Popular Date-Based Note Taking App Agenda Expands to iOS

Date-based note taking app Agenda, which we covered in one of our recent lists of top macOS apps, is expanding to iOS devices on May 29 and can be pre-ordered now.

Unlike other note taking apps on the market, Agenda's date-focused structure makes it ideal for project planning purposes because you can see a total picture of everything you've worked on and everything you need to do. There's a timeline organizational system for keeping track of progress on a project by date, with the option to attach a date to each note, and there's an option to link notes to your calendar.

Agenda is a date-focused note taking app for both planning and documenting your projects. With its unique timeline, Agenda gives you a complete picture of past, present and future.

Add notes for what is currently on your agenda, while also preparing notes for an upcoming meeting. Use older notes as breadcrumbs to remind yourself why and when you took the actions you did.
An "On the Agenda" feature highlights items that need to be dealt with right away, making them easier to search for and in a special group on the app's sidebar for higher visibility.


Additional features like saved searches, navigation history, a related notes list, cross linking between notes, and more, also set Agenda apart from traditional note taking apps.

The app includes a full text editor complete with styles, formatting and Markdown support, and notes can be added to categories and tagged for deeper organization. There are also detailed sharing options to make it simple to print and share notes, including a feature for sharing an entire project.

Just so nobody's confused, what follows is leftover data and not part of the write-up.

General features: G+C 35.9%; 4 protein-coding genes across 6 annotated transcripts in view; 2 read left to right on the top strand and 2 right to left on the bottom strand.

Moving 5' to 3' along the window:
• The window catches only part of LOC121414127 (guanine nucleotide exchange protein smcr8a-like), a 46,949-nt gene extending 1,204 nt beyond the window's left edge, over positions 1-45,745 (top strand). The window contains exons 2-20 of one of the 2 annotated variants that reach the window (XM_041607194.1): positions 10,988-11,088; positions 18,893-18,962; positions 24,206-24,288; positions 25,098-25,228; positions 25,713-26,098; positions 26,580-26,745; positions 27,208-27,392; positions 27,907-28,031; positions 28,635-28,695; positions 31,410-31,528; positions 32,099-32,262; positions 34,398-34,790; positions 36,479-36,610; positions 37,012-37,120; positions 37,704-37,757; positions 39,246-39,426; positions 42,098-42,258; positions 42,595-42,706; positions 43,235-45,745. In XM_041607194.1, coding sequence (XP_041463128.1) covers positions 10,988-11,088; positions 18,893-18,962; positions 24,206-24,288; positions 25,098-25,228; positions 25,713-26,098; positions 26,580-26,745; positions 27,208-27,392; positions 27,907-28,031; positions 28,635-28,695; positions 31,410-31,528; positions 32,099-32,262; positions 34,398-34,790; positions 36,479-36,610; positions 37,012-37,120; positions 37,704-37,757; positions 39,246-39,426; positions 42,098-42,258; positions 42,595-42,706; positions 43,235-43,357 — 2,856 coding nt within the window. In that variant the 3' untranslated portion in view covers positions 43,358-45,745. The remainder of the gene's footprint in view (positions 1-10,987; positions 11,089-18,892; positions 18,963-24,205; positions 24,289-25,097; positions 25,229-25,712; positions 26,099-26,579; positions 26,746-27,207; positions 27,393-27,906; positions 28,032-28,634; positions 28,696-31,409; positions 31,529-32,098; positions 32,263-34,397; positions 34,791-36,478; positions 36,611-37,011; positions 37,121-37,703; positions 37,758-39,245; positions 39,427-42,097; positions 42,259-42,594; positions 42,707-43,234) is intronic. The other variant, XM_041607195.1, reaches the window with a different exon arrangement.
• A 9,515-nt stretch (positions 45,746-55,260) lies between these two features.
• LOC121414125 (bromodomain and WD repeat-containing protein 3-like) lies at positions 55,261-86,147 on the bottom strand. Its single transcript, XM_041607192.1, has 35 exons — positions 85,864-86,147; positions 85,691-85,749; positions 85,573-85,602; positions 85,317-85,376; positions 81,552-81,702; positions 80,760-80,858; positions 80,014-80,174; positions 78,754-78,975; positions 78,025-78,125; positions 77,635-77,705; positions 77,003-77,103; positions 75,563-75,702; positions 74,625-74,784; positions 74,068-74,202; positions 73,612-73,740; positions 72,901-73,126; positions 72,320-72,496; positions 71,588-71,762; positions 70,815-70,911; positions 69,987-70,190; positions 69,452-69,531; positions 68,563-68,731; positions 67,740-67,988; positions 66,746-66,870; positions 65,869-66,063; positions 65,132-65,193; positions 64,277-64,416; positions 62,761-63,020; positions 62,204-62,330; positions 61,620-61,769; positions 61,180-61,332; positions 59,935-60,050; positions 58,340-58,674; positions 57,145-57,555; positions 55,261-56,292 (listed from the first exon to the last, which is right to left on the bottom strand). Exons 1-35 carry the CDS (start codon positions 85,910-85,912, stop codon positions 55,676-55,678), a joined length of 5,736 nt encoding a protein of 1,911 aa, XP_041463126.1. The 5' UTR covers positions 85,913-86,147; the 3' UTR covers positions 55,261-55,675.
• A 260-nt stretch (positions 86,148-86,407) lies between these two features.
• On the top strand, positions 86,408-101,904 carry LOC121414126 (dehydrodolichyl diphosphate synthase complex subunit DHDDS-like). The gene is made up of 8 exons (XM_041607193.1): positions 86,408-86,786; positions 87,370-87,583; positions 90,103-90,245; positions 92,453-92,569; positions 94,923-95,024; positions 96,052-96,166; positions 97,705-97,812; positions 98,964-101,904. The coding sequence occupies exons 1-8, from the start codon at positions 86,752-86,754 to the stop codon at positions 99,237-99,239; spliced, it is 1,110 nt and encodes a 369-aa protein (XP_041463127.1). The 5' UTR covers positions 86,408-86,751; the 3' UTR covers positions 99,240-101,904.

Agenda is a free app, but it offers unique 12-month premium feature packs that include all existing premium features as well as new features added in the 12 months following the purchase. Unlocking premium features for the iOS app alone costs $9.99, while unlocking premium features for both the iOS and Mac apps costs $24.99.

Agenda supports iCloud, so your notes sync across all of your Mac and iOS devices.

Agenda will be available for download on the iPhone and the iPad on May 29, but it can pre-ordered from the iOS App Store immediately. [Direct Link]


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13 weeks ago

This is an interesting monetizing scheme. So if I’m understanding this correctly, this means that for one year (say, from June 1, 2018 to June 1, 2019), I get access to all new features, but if I don’t pay, it’s just the basic features.

I imagine that if I don’t decide to pay after June 1, 2019, I still keep the features I initially unlocked?



That's exactly correct. They call it the "magazine subscription". You get new features for 12 months, lose nothing, and you can re-subscribe and you catch up later on. I think it's fair, while still providing that "keep developing" incentive.
Rating: 3 Votes
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13 weeks ago
Yes, their "subscription" model is very fair and is exactly how it should be done.
A few other applications follow the same concept ( although some are more expensive, you paid outright for a license, then after a year, you can renew a smaller fee for a year during which you get all the new updates. If you don't pay for another year, your app will still work as is it, including the new updates, for as long as you use it ) and I'm always happy to support them.
I avoid regular subscription schemes like the devil.
Rating: 3 Votes
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13 weeks ago

That's exactly correct. They call it the "magazine subscription". You get new features for 12 months, lose nothing, and you can re-subscribe and you catch up later on. I think it's fair, while still providing that "keep developing" incentive.


That actually sounds like a really fair scheme. If a user deems new features to not be worth it after one year, he/she could simply opt out and be happy with what he/she originally paid for!